When Diego Costa collided with the post against Getafe, he showed the commitment many Barcelona fans feel is lacking from their side. The Copa Del Rey now becomes massive...
Real Madrid (Iron Man), Barcelona (Thor) and Atletico Madrid (Captain America) all assembled to win their La Liga matches this weekend. It goes on and on...
If every time a player in La Liga turned into a jelly-legged flop or became too overwhelmed with existential thoughts over a club president standing down - as in Sandro Rosell's case at Barça - or going to jail for corruption (the fate awaiting Sevilla's José María del Nido), then life would be very troublesome indeed.
However, such is the frequency of institutional upheaval in Spain, that one rich, stuffy man being replaced by another rich, stuffy man is pretty much water off a duck's back. As long as the salaries arrive on time (mostly) and training is not too early in the morning, nor run too late into the afternoon, then everyone is happy. "We are competing the exact same way, out on the pitch," noted Gerard Piqué on his teammates' reaction to his own club losing its big cheese.
Part of the talk in the Catalan capital ahead of Barcelona's clash with Málaga on Sunday was how the club's players would react to the sudden and admittedly surprising resignation of Rosell on Thursday. The answer is 'didn't even notice'. Indeed, that certainly looked the case in a photograph published of the new president, Josep María Bartomeu, visiting the dressing room after training on Friday with the players appearing fairly vacant and non-plussed - the general vibe of Leo Messi most days.
After all, a change in the boardroom wasn't going to suddenly give Málaga an attacking threat, nor make Barça less susceptible from set-pieces. From the off, the game followed the normal pattern for the team that have now led La Liga for 59 rounds: chances created, chances missed, some scored and wobbles at the other end.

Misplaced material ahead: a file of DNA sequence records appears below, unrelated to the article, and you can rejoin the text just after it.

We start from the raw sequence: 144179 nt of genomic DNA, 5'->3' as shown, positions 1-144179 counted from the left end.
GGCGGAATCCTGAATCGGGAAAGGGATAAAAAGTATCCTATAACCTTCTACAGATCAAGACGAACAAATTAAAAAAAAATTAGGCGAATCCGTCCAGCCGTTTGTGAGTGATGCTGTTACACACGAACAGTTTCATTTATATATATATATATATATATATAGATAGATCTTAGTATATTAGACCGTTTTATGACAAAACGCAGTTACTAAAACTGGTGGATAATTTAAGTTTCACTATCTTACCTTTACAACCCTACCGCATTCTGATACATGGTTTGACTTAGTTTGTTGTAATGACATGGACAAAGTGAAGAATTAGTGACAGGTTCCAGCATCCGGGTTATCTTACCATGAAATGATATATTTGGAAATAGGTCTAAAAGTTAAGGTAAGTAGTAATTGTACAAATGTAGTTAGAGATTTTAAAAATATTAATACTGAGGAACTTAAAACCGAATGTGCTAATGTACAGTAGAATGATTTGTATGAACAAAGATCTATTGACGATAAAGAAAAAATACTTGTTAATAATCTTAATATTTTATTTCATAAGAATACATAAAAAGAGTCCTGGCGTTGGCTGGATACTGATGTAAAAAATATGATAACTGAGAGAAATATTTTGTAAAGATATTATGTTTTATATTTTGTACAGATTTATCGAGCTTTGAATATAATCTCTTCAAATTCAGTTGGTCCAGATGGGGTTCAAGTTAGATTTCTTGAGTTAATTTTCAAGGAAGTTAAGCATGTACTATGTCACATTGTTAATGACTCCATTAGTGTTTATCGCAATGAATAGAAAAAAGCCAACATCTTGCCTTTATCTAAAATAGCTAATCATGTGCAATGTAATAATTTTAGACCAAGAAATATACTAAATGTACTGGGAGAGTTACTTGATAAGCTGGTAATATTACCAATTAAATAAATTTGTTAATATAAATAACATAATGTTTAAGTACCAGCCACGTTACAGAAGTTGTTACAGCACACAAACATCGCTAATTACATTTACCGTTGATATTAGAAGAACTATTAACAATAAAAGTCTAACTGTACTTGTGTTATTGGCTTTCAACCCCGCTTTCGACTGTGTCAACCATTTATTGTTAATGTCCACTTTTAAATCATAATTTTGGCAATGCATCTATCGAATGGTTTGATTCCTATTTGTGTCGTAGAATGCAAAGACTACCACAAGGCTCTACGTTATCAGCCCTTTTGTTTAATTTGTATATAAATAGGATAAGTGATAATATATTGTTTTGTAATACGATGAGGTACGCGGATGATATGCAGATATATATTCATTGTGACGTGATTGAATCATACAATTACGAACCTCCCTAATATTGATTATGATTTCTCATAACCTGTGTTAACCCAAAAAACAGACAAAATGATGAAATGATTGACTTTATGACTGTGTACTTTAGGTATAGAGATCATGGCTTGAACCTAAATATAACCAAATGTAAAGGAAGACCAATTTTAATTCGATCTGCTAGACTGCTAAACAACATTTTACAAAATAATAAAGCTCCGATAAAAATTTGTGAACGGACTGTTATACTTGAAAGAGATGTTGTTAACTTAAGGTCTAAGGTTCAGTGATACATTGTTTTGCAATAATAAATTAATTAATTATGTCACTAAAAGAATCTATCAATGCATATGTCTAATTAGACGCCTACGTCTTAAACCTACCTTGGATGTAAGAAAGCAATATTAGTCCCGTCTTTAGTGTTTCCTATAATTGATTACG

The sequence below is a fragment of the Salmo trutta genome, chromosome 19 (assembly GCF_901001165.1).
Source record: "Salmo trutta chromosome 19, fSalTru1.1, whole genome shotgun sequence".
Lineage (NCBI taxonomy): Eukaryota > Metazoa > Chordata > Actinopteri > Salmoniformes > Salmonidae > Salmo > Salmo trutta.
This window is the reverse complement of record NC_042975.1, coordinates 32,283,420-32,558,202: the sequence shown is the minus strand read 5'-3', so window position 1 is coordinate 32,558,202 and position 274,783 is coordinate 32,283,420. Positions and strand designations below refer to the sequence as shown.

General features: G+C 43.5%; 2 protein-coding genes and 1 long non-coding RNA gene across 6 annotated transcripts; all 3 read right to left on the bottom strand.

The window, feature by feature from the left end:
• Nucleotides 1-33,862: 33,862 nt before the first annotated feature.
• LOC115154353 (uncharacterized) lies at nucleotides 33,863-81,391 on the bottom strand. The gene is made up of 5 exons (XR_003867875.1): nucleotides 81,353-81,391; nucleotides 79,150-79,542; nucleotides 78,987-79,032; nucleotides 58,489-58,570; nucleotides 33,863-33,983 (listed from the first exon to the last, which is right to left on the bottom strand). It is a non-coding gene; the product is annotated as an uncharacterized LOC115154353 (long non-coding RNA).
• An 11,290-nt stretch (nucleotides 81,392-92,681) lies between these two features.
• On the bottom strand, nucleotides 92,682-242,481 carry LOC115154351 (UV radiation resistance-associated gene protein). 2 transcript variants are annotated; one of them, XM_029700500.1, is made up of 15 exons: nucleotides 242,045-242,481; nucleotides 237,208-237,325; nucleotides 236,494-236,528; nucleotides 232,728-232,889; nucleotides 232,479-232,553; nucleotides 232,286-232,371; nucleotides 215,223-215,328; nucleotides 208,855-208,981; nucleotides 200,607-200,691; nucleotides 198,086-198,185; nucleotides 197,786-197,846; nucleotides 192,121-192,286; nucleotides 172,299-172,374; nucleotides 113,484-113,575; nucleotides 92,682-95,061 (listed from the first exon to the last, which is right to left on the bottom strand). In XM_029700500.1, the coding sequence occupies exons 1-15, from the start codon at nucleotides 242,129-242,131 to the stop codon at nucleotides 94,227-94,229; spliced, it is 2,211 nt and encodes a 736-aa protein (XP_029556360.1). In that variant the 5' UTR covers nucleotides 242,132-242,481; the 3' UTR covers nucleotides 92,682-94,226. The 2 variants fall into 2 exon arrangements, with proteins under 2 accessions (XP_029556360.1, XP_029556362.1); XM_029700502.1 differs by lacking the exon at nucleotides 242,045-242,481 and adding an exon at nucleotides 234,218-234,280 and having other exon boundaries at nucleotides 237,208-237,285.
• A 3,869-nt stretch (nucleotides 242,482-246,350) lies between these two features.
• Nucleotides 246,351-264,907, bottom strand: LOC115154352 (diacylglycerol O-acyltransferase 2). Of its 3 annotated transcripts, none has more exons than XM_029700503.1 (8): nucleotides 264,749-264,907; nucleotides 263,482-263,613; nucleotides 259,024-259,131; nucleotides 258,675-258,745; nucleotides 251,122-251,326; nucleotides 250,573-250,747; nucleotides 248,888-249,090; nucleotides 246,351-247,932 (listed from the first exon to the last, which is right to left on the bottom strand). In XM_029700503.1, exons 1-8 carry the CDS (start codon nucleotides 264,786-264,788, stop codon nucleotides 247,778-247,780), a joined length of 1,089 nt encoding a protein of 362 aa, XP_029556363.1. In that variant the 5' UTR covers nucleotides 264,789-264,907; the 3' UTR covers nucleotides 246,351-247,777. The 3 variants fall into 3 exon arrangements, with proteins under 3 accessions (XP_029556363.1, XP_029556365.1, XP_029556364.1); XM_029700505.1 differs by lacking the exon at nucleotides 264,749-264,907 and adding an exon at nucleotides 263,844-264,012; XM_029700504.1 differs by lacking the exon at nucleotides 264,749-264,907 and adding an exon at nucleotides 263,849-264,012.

The one difference in the stadium was a different besuited bum sitting in the presidential seat, a figure who has had to follow the balancing act of publicly and privately feeling very sorry for his friend who stepped down, whilst subtly asking around in the corridors of the club if there was a private jet at his disposal and what was the budget for the redecoration of his office.
The immediate plan for Barcelona is for the club to carry on until the next elections are due in 2016. Bartomeu is a former Sporting Vice President and is perfectly entitled to stay in place until the current mandate runs out, according to the statutes of the club. For the most part, his biggest job will be to distance himself from the Neymar transfer affair - a web that entangled his predecessor - and try to pay Messi even more money, to keep the Argentinean sweet.
At Thursday's press conference to announce his departure, Rosell claimed that there was nothing untoward in regards to the €57m deal for the Brazilian, despite reports that the deal could have cost Barça almost €100m in total. Rosell revealed that he was stepping down to avoid being a distraction and due to personal threats against himself and his family. His stance was weakened by the fact that the former Nike executive had few supporters in his corner over the affair. Indeed, most polls amongst supposed fans in the Barcelona media expressed pleasure in seeing the back of him.
The Neymar affair merely enforced the reputation developed by Rosell for being more interested in cutting deals with strategic partners than following the pure, mythical nature of a club that should remain forever untainted by unseemly sponsorship. The mantra from Rosell in his defence has always been that this philosophy is all very charming, but it doesn't pay the wages of Messi and Andrés Iniesta.
It will be up to a judge to decide if there was any funny business with the Neymar deal, but for the moment, Barcelona need to stay focused on the three-horse race in La Liga and a tremendously challenging clash with Manchester City in the Champions League.
Although the English club, along with Real Madrid and Atlético Madrid, will certainly be feisty foes over the next few weeks, the biggest rival for Barcelona will be, as always, Barcelona. The size, history, philosophy and deeply political nature of the club often results in Barcelona picking a fight with themselves, like a drooling drunkard yelling abuse and threats at a mirror.
Whilst the team may be able to stay focused in upcoming months on the grounds that money and cars are their main day-to-day concerns, how the fans will react to the continuation of the current regime will be key for the remainder of the season. It's a self-inflicted kerfuffle that leaves four opponents currently blocking Barcelona's path to success from now until May, rather than three.
Round 21 Results
Celta Vigo 4-2 Betis
Real Madrid 2-0 Granada
Valencia 2-2 Espanyol
Sevilla 2-3 Levante
Valladolid 1-0 Villarreal
Almería 1-0 Getafe
Osasuna 1-5 Athletic Bilbao
Rayo 2-4 Atlético Madrid
Barcelona 3-0 Málaga
Real Sociedad vs. Elche (Monday)